He observed that Russia's influence over the region was unparalleled. China's rapid economic development and state-controlled reforms during its transition to a market economy had also been widely recognized. China's positive role was essential to Central Asian countries while they were making painstaking efforts to rehabilitate their economies, Xu said. Moreover, China could serve as their gateway to the Pacific Rim, an advantage even more valued by these countries than specific cooperative projects with China. Given these advantages, Xu said, China and Russia should continue to enhance mutual trust and collaboration so as to jointly boost their influence.
Zheng Yu, a research fellow at the Institute of Russian, East European and Central Asian studies at the Chinese Academy of Social Sciences, pointed out that China-Russia strategic cooperation had undergone dramatic changes since the beginning of the 21st century, and especially since 2004. First of all, their cooperation had become more balanced globally, regionally and bilaterally. Unlike in the 1990s when the two countries focused on cooperation on global and regional issues, China and Russia were more pragmatic about bilateral strategic cooperation.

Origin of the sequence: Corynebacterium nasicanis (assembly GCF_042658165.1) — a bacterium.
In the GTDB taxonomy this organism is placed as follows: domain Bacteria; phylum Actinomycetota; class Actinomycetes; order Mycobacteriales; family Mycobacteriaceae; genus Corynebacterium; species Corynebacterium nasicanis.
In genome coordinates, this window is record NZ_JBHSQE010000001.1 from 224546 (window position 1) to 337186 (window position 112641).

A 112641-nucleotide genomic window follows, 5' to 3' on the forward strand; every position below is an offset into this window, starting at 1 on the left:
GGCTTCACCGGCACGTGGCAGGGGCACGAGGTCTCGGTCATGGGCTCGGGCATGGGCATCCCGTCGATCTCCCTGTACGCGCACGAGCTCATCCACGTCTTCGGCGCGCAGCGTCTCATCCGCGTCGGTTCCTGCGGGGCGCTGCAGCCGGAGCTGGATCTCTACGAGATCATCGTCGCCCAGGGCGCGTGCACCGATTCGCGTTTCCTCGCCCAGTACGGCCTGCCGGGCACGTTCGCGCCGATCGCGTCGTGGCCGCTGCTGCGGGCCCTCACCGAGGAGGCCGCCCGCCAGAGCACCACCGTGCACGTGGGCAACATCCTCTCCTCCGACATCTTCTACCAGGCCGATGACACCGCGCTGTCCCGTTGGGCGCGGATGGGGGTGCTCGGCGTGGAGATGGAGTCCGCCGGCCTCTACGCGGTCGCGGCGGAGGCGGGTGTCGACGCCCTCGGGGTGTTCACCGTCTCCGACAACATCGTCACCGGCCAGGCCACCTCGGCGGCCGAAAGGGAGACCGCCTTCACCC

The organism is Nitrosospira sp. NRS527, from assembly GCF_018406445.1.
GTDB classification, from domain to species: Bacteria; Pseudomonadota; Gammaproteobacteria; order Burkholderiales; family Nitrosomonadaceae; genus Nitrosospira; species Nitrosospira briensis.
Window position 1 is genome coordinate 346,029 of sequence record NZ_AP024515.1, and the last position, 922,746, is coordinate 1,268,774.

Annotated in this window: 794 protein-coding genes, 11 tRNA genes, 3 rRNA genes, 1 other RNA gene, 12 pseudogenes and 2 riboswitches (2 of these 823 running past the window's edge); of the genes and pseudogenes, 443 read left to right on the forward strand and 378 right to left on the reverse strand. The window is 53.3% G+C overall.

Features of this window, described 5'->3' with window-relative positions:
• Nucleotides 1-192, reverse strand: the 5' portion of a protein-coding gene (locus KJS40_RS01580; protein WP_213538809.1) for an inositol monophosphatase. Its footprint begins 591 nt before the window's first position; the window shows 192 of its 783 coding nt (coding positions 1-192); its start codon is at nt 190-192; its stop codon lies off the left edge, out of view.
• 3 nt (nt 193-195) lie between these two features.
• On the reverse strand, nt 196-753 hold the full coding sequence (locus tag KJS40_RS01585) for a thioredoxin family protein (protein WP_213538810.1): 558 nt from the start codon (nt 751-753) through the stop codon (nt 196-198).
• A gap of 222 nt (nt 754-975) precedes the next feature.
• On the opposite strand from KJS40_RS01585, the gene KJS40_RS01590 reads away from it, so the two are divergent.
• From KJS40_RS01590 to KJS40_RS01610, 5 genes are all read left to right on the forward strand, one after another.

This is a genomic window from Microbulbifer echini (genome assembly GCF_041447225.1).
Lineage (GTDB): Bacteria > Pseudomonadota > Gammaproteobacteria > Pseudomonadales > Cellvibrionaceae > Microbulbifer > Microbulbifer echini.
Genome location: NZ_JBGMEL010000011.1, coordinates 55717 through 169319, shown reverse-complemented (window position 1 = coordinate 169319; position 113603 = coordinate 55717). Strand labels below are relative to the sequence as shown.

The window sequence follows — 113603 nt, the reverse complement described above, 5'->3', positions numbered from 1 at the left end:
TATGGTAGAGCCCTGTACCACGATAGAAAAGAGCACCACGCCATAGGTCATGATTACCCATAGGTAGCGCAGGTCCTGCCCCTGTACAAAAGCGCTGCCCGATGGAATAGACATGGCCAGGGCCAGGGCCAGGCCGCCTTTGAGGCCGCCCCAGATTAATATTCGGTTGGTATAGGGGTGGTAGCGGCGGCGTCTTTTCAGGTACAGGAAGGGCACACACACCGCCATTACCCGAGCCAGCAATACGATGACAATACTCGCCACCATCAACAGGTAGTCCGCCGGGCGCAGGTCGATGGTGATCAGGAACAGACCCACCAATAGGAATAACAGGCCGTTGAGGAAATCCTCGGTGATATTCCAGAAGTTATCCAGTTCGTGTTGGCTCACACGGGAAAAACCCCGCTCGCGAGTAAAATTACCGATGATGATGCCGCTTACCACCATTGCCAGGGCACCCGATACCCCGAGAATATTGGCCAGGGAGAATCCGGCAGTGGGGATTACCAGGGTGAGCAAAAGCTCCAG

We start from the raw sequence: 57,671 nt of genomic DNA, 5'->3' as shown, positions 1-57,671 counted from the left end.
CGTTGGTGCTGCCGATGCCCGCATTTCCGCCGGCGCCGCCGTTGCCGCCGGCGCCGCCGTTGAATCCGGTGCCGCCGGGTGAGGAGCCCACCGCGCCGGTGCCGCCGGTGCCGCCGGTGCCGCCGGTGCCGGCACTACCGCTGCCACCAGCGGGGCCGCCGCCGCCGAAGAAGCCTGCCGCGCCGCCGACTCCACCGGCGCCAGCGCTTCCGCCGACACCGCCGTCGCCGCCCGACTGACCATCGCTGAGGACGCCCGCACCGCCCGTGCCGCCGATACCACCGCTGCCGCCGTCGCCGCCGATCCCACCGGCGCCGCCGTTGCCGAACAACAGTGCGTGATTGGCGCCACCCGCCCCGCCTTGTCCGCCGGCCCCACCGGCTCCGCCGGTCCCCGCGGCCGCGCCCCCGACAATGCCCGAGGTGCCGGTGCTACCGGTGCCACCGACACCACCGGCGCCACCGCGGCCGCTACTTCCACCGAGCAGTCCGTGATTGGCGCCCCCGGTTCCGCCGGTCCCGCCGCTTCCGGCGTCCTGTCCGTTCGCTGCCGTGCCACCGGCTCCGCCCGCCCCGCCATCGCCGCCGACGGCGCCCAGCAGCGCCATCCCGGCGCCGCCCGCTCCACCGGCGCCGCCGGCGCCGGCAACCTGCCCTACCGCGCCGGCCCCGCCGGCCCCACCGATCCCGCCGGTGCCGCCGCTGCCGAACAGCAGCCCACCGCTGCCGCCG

Also, the partnership had effectively changed the region's strategic landscape with its practical implications. In addition, the Year of Russia and the Year of China to be held next year in Russia were indicative of the fact that the two countries were intensifying efforts to bolster the social and cultural foundations for long-term strategic cooperation.
Chen said she wanted to see the good momentum exhibited in bilateral relations carried forward during the Year of China, on which she pinned high hopes. "It is expected to show to the Russians a multifaceted China and dispel their misperceptions," she said.